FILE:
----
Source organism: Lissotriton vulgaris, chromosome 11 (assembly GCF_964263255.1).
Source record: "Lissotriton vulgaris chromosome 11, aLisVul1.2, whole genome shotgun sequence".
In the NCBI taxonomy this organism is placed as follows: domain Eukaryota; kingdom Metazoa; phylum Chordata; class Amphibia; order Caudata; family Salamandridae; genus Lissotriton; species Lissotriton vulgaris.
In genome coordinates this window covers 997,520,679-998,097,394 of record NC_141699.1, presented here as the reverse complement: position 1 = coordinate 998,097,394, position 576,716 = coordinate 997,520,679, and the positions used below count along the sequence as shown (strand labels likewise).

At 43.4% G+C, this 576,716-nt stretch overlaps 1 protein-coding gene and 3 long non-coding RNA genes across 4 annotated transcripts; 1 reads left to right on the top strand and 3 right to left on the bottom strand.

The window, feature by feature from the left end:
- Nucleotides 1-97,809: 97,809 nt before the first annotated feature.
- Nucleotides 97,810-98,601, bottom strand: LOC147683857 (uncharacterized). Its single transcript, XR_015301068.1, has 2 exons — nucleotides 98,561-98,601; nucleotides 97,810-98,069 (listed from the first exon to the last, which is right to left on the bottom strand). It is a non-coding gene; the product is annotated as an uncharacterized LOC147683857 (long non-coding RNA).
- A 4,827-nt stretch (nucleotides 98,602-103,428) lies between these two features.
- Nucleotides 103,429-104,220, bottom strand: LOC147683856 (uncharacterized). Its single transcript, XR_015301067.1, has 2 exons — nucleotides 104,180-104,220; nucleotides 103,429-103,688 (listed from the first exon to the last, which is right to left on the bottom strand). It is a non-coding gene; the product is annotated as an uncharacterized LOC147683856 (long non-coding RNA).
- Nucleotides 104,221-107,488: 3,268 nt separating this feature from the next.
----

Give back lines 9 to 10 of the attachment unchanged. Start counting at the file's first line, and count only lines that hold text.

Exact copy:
- A 4,827-nt stretch (nucleotides 98,602-103,428) lies between these two features.
- Nucleotides 103,429-104,220, bottom strand: LOC147683856 (uncharacterized). Its single transcript, XR_015301067.1, has 2 exons — nucleotides 104,180-104,220; nucleotides 103,429-103,688 (listed from the first exon to the last, which is right to left on the bottom strand). It is a non-coding gene; the product is annotated as an uncharacterized LOC147683856 (long non-coding RNA).